Initiatives will include replacing natural gas hot water boilers with modern air/water heat pumps, adding a photovoltaic solar energy production plant to each building and installing thermal production control systems, as well as equipment to optimise electricity supply. Says Gonzalo García-Lago, partner at Azora hotels & leisure: “The initiatives we have rolled out across the Med Playa portfolio will be analysed as we look to replicate the success of this pilot project across the rest of our portfolio. Our objective is to continue taking measures to modernise our assets and reduce the carbon footprint of our activity as much as possible.”

Modular construction

New hotel developments, meanwhile, already have an eye on improving resource management from the ground up. For example, modular construction is on the rise thanks to several pioneers, with APG-owned CitizenM having built its first modular property back in Amsterdam in 2008.

Meanwhile, Starwood Capital Group is trying to write a more romantic tale around responsible hotel management with its line of Treehouse Hotels, launched in the UK in 2019. Its Manchester property boasts energy and carbon savings along with a use of reclaimed and recycled materials in its construction and furniture. While the Treehouse ethos talks of ‘celebrating found objects, nostalgic tunes, handmade details and locally sourced treats’ the concept is also ripe for the pragmatism of offsite production. FullStack Modular is currently producing 200 modules for the brand’s 100 percent modular US debut in California. With factory times estimated at six months and on-site construction at three, modular building techniques are generally thought to save at least 20 percent in costs compared to traditional methods, as well as reducing site waste, noise and traffic. 

Climate change signs

Yet as climate change risks alter the globe’s topography, resource management and construction  techniques are unlikely to be enough to defend the hospitality infrastructure of the future. New research from independent climate risk analysis company  Cross Dependency Initiative (XDI) names northern France, northern Germany and northern Italy as the areas modelled to experience the most damage in Europe by 2050. Devastating recent floods in Italy’s Emilia Romagna region also tell an all too familiar story, following on from similar disasters in Liguria.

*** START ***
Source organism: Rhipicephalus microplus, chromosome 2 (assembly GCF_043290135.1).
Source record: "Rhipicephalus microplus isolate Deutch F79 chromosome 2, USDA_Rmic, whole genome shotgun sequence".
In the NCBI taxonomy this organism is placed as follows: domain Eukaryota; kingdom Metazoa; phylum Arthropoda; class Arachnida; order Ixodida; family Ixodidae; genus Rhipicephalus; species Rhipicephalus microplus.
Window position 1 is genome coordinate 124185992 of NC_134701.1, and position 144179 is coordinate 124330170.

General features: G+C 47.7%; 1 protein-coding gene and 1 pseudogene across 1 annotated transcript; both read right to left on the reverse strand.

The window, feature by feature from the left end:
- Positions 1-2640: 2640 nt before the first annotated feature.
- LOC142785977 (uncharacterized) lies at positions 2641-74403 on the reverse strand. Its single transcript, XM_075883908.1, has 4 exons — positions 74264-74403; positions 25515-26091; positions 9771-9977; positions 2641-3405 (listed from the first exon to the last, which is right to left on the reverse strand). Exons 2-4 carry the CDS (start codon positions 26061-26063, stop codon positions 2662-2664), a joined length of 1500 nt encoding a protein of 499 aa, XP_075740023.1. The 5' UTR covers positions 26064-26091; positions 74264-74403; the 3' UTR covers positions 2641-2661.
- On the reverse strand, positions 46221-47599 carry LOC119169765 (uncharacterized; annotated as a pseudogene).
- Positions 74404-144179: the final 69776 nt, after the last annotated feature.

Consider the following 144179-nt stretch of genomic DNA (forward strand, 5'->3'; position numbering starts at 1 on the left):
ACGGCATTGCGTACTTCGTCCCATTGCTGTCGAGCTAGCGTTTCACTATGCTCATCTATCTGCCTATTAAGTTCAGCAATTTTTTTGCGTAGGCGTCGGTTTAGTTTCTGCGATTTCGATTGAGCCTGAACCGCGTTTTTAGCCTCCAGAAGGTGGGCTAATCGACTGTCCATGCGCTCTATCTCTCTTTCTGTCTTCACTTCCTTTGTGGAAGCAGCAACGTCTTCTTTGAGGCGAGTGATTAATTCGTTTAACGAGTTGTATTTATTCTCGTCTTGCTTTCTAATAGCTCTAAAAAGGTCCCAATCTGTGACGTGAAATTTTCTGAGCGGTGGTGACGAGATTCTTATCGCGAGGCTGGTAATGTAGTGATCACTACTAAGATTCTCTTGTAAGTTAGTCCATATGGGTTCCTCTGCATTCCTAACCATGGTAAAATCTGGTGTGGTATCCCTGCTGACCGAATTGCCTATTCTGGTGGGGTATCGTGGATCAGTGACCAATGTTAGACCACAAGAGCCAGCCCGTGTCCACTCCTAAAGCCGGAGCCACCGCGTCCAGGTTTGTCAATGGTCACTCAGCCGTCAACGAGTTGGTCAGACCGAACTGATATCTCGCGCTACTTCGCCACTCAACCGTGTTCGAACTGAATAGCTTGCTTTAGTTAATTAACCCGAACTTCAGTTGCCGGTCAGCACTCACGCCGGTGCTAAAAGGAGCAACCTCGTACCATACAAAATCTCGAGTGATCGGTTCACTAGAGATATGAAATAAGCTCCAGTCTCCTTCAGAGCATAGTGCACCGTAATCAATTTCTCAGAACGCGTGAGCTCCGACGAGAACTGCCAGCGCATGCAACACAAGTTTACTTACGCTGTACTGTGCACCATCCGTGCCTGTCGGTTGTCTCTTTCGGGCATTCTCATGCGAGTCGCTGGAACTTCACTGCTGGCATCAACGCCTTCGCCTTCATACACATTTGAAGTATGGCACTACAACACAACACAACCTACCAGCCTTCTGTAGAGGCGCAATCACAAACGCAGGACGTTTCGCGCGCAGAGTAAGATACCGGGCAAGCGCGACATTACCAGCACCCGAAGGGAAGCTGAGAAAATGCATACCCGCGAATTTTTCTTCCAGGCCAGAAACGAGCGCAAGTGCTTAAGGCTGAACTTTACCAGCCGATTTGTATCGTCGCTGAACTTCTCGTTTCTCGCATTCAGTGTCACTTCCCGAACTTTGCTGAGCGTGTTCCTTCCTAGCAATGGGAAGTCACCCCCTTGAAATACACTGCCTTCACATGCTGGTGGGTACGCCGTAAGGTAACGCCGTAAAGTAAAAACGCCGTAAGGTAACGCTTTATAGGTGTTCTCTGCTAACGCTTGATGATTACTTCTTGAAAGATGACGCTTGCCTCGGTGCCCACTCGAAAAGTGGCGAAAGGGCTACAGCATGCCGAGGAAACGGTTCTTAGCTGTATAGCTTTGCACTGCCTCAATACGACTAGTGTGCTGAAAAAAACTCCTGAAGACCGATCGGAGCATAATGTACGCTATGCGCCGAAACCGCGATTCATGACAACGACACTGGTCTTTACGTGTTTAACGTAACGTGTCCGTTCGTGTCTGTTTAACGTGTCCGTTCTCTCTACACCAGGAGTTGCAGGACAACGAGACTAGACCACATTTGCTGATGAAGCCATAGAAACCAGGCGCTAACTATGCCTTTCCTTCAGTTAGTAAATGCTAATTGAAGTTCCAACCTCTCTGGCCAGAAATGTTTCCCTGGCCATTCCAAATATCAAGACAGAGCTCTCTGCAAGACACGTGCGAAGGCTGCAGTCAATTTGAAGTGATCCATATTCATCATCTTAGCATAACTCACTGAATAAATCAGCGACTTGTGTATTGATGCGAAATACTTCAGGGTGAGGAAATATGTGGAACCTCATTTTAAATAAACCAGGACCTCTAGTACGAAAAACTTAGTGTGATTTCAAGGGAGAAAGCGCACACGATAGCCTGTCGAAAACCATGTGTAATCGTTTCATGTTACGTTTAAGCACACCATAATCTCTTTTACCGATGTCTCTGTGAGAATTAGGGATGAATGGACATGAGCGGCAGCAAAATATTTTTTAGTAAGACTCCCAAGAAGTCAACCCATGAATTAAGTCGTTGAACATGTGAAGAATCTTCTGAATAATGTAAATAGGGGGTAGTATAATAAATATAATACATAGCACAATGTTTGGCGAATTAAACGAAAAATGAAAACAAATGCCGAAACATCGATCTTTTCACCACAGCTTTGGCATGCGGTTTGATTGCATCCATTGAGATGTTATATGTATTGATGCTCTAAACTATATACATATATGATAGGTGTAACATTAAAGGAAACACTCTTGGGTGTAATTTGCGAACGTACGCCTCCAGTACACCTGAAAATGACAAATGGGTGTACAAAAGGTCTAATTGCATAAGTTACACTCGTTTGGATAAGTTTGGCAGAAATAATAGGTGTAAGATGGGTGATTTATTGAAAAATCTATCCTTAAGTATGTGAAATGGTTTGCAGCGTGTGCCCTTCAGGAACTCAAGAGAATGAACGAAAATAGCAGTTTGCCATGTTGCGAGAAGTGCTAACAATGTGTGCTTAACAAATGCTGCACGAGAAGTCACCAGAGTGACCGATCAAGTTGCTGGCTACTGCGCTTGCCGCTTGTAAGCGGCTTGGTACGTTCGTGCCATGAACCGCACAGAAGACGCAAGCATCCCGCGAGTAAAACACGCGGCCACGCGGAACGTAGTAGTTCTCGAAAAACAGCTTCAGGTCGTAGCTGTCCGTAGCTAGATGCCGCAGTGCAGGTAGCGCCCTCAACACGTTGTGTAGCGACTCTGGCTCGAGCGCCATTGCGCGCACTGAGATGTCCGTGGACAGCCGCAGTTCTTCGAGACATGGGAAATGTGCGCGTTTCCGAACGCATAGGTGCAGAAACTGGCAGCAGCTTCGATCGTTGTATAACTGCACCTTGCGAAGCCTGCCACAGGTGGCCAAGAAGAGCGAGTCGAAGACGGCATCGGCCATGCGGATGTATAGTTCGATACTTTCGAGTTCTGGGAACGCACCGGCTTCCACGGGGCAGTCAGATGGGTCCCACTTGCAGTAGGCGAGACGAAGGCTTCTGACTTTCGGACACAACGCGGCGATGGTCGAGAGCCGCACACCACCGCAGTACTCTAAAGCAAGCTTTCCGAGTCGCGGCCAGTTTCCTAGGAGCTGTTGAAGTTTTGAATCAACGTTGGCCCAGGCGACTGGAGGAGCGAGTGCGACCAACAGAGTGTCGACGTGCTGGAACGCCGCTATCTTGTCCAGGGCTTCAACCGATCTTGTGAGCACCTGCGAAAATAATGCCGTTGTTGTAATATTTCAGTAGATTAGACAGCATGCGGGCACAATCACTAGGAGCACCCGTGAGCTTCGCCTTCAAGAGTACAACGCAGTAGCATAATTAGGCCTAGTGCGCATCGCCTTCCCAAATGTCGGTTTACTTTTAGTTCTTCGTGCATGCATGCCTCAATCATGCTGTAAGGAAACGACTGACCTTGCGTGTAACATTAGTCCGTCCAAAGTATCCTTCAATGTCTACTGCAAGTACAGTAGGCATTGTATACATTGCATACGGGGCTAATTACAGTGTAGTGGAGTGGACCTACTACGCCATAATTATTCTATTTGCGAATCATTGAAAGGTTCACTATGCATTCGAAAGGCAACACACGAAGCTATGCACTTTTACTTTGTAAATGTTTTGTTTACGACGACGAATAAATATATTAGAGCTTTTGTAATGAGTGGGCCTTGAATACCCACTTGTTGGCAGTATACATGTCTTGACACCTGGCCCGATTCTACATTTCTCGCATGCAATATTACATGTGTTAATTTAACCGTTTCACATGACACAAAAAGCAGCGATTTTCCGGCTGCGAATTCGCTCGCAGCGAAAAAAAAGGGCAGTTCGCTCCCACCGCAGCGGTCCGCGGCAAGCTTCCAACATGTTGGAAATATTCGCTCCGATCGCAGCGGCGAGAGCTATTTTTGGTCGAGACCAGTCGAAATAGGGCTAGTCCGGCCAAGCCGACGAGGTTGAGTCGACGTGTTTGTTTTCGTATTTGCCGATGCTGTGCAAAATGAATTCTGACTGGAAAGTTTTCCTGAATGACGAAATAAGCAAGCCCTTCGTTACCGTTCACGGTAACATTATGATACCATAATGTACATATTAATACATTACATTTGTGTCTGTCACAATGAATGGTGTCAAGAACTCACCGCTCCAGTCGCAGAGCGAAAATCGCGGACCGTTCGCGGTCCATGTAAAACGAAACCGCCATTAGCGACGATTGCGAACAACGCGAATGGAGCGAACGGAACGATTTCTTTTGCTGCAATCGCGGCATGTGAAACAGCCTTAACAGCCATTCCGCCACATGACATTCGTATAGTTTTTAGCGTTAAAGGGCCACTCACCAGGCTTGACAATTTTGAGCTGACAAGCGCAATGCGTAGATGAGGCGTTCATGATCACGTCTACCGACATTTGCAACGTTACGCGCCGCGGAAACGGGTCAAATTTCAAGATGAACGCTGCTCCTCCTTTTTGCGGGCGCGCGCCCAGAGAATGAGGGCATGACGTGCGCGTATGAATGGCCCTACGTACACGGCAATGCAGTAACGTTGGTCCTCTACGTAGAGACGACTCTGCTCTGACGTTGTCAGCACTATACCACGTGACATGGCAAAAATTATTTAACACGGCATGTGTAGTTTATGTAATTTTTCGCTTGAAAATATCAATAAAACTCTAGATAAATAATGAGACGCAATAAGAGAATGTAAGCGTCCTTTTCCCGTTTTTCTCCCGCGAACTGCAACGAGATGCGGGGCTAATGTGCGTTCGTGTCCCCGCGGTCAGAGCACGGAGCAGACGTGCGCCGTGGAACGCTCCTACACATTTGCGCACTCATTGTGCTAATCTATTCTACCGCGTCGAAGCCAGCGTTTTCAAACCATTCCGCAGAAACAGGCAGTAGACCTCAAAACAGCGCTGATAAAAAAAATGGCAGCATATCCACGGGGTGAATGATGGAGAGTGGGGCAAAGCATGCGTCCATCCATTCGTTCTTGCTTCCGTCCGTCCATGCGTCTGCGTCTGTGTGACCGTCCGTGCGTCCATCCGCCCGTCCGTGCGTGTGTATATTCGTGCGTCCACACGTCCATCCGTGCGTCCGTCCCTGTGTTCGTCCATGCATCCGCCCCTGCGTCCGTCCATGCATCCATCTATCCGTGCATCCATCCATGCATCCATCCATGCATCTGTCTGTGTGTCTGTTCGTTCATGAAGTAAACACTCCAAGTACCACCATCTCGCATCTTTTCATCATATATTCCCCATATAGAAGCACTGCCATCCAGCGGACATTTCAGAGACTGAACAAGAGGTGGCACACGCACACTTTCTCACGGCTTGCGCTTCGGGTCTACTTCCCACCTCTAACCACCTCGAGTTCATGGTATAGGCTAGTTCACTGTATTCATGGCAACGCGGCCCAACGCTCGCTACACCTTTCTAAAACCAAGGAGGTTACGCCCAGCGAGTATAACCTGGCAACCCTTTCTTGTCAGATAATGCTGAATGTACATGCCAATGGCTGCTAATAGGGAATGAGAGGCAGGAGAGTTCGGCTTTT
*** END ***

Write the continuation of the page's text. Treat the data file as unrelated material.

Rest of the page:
The port of Rapallo in Liguria was destroyed by sea-storms in 2018 and work is just starting now on its sustainable reconstruction. Real estate development company Bizzi & Partners has taken on the complex task. Alessandro Gelli, head of the Porto Carlo Riva works, notes that “attention to the environment is central to the new port”.  He adds: “In the course of the work, we used thousands of tonnes of inert materials recovered from the storm surge and a large part of the materials for the embankments are 100% recycled aggregates.”

The project is also closely monitoring flora, fauna and air quality in order to preserve the natural marine ecosystem adjacent to the construction site areas, in cooperation with the Italian Ministry of the Environment and Energy Security. “Thanks to the redesigned berth layout, pollutant emissions will be reduced by more than 31%,” Gelli adds, noting that electric charging points are being added for modern speed boats as well as for cars. New emptying networks will help manage the discharge of beige water and black water. For Gelli, this is not just about serving the environment, but recognising that particularly in this field, end-user views are changing fast. “The new generations of yacht owners and yachtsmen are particularly attentive to issues of environmental impact and ecological transition,” he notes. “This is also about realising an impressive structural work of public interest aimed at securing and improving the defence of Rapallo from the consequences of climate change.”